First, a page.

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As of the end of last week, Nick has detected an additional three females, bringing the total number of females known to be present to 10. An unbanded male was present early last week, but has not been seen for several days, so the total number of males at the site is now 17 or 18. There have been eleven nests detected, three nests abandoned and one nest found empty just prior to the expected date of fledging, which was likely predated. There are currently seven nests known to be active, plus an eighth that is suspected present, but not yet found. Most of these nests are expected to hatch within the next week or so. In addition to the above totals, the nest at the other Adams County site has hatched, and the adults are currently feeding young.
We did not visit the pair of Kirtland’s warblers that were previously confirmed present at this site, but intend to check on them again next week.
Bayfield and Douglas Counties
This past week we sent Paul up to check on the multiple Kirtland’s warblers reported in Bayfield and Douglas Counties. Despite extensive searches, Paul was only able to locate one of the three males reported the week before. Just in the past few days, a visit to the site by another cooperator failed to re-find this bird. We will ask several cooperators to monitor this site, and will make an effort to band him if he is found again.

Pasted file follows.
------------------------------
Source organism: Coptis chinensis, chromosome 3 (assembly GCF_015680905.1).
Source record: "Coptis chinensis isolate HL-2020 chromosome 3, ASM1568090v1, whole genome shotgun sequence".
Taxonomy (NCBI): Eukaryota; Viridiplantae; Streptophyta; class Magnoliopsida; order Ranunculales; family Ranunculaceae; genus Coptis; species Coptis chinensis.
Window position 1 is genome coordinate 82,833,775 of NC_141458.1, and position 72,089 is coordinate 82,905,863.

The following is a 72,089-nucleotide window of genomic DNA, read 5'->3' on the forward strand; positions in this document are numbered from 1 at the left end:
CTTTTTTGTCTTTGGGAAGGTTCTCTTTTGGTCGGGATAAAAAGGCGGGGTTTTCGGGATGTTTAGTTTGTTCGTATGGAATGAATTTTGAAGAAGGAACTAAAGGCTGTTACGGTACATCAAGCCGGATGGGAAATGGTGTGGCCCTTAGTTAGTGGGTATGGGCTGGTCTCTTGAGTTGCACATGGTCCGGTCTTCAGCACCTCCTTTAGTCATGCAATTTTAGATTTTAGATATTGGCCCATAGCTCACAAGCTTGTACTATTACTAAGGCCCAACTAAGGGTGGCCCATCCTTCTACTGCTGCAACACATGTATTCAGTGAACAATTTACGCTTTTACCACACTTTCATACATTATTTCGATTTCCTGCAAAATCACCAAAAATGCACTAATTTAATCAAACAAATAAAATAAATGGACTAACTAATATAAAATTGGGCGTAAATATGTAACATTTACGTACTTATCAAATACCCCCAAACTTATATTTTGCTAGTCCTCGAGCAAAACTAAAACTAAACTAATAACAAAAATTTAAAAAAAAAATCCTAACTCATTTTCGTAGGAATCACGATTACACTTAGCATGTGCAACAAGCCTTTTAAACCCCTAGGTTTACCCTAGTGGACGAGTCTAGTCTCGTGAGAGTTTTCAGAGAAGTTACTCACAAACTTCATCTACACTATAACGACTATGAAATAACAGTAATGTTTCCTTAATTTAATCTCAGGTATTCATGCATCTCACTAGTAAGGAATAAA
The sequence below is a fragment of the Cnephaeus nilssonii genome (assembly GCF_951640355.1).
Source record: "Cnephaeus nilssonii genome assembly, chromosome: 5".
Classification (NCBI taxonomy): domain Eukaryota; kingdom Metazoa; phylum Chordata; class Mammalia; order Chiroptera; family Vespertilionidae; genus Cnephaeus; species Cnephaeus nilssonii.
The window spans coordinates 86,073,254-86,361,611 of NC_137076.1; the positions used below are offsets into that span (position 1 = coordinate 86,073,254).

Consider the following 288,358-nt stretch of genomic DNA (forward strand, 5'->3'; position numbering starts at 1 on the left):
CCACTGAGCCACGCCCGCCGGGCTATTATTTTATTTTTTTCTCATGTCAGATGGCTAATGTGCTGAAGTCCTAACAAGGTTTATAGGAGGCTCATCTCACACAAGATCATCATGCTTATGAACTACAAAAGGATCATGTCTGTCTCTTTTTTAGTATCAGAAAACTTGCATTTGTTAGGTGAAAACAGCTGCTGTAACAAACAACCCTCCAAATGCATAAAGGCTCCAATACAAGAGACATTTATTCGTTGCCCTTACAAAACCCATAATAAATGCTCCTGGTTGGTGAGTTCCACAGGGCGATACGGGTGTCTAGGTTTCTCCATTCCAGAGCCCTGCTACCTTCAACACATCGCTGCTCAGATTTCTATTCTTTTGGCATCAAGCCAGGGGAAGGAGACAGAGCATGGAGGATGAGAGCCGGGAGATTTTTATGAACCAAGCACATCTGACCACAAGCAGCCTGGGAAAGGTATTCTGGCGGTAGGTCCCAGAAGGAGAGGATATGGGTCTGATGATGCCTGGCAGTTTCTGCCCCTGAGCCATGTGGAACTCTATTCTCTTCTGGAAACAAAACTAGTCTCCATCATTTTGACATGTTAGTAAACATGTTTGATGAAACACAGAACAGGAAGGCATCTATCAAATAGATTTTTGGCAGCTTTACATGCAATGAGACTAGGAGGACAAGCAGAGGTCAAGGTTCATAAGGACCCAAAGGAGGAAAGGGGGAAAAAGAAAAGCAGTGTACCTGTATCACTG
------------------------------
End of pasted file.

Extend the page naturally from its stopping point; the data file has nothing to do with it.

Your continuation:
USDA Wildlife Specialist Barry Benson reports that over the past week, an additional 12 cowbirds were captured in the three cowbird traps. We have now ceased cowbird trapping for the year, and for the 2010 trapping season a total of 216 cowbirds were captured, consisting of 151 males and 65 females. This compares to 303 captured in 2009 (221 males, 82 females). Blue jays were the only non-target species captured (7), and all were released unharmed.
Annual Kirtland’s Warbler Survey
The 2010 Kirtland’s Warbler Survey was conducted by 29 volunteers and 8 staff who surveyed at least 75 pine stands on public and private properties in 7 Counties. Since our June 14 update, no new observations of Kirtland’s warblers were reported. Totals for the season are 9 males and three females (all found outside of the Adams County main breeding site between 15 May and 15 June). Distribution of males was in four counties with 5 males reported for Marinette County and one male each observed in Adams, Bayfield, and Douglas Counties. One female was found in each of three counties: Adams, Marinette, and Bayfield with a nest also located at the Adams site. In Jackson County, we had a possible male heard singing, but this bird could not be confirmed. Wisconsin’s official 2010 count of singing males includes only 4 of the 9 confirmed males because the remaining 5 males were observed prior to the census period of June 6-15.
The 2010 survey season, which ended a week ago on June 15, presented our volunteers with some very special moments. The few who found Kirtland’s warblers realized the thrill of seeing this rare species in a Wisconsin setting, while other surveyors encountered uncommon sightings such as nesting common nighthawks, Connecticut warblers and a black bear. Hopefully, all our participants enjoyed their field experiences and now have a sense of the terrific contribution that they made to this project. We extend our heartfelt thanks for their talents and dedication and for returning their paperwork in record time.
Anyone finding a Kirtland’s warbler in the coming weeks is asked to contact either Joel Trick or Kim Grveles at the emails and telephone numbers listed below.